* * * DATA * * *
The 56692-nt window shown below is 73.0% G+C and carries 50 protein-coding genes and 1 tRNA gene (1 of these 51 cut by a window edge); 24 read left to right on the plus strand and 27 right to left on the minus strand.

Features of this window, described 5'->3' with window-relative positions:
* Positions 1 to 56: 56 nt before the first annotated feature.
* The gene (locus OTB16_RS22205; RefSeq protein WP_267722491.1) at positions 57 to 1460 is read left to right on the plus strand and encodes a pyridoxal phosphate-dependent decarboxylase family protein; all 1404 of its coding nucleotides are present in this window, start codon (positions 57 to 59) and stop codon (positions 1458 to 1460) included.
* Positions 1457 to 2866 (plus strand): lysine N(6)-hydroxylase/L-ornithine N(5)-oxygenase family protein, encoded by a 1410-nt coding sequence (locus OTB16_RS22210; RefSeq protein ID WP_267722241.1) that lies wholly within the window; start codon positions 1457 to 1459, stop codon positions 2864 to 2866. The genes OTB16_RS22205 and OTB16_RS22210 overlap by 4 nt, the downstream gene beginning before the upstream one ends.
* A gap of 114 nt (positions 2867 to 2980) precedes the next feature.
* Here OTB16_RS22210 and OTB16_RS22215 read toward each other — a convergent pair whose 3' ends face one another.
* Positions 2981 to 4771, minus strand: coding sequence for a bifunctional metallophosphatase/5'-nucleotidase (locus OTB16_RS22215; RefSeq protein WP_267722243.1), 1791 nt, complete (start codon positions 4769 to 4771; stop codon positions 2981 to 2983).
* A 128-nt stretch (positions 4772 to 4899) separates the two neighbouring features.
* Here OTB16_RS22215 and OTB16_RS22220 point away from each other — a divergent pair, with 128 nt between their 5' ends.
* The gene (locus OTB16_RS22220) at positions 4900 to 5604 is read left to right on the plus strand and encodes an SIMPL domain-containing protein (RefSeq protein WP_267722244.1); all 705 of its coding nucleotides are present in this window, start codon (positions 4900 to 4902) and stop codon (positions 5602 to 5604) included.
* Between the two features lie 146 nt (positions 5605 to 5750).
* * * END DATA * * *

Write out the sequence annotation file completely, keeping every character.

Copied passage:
The 56692-nt window shown below is 73.0% G+C and carries 50 protein-coding genes and 1 tRNA gene (1 of these 51 cut by a window edge); 24 read left to right on the plus strand and 27 right to left on the minus strand.

Features of this window, described 5'->3' with window-relative positions:
* Positions 1 to 56: 56 nt before the first annotated feature.
* The gene (locus OTB16_RS22205; RefSeq protein WP_267722491.1) at positions 57 to 1460 is read left to right on the plus strand and encodes a pyridoxal phosphate-dependent decarboxylase family protein; all 1404 of its coding nucleotides are present in this window, start codon (positions 57 to 59) and stop codon (positions 1458 to 1460) included.
* Positions 1457 to 2866 (plus strand): lysine N(6)-hydroxylase/L-ornithine N(5)-oxygenase family protein, encoded by a 1410-nt coding sequence (locus OTB16_RS22210; RefSeq protein ID WP_267722241.1) that lies wholly within the window; start codon positions 1457 to 1459, stop codon positions 2864 to 2866. The genes OTB16_RS22205 and OTB16_RS22210 overlap by 4 nt, the downstream gene beginning before the upstream one ends.
* A gap of 114 nt (positions 2867 to 2980) precedes the next feature.
* Here OTB16_RS22210 and OTB16_RS22215 read toward each other — a convergent pair whose 3' ends face one another.
* Positions 2981 to 4771, minus strand: coding sequence for a bifunctional metallophosphatase/5'-nucleotidase (locus OTB16_RS22215; RefSeq protein WP_267722243.1), 1791 nt, complete (start codon positions 4769 to 4771; stop codon positions 2981 to 2983).
* A 128-nt stretch (positions 4772 to 4899) separates the two neighbouring features.
* Here OTB16_RS22215 and OTB16_RS22220 point away from each other — a divergent pair, with 128 nt between their 5' ends.
* The gene (locus OTB16_RS22220) at positions 4900 to 5604 is read left to right on the plus strand and encodes an SIMPL domain-containing protein (RefSeq protein WP_267722244.1); all 705 of its coding nucleotides are present in this window, start codon (positions 4900 to 4902) and stop codon (positions 5602 to 5604) included.
* Between the two features lie 146 nt (positions 5605 to 5750).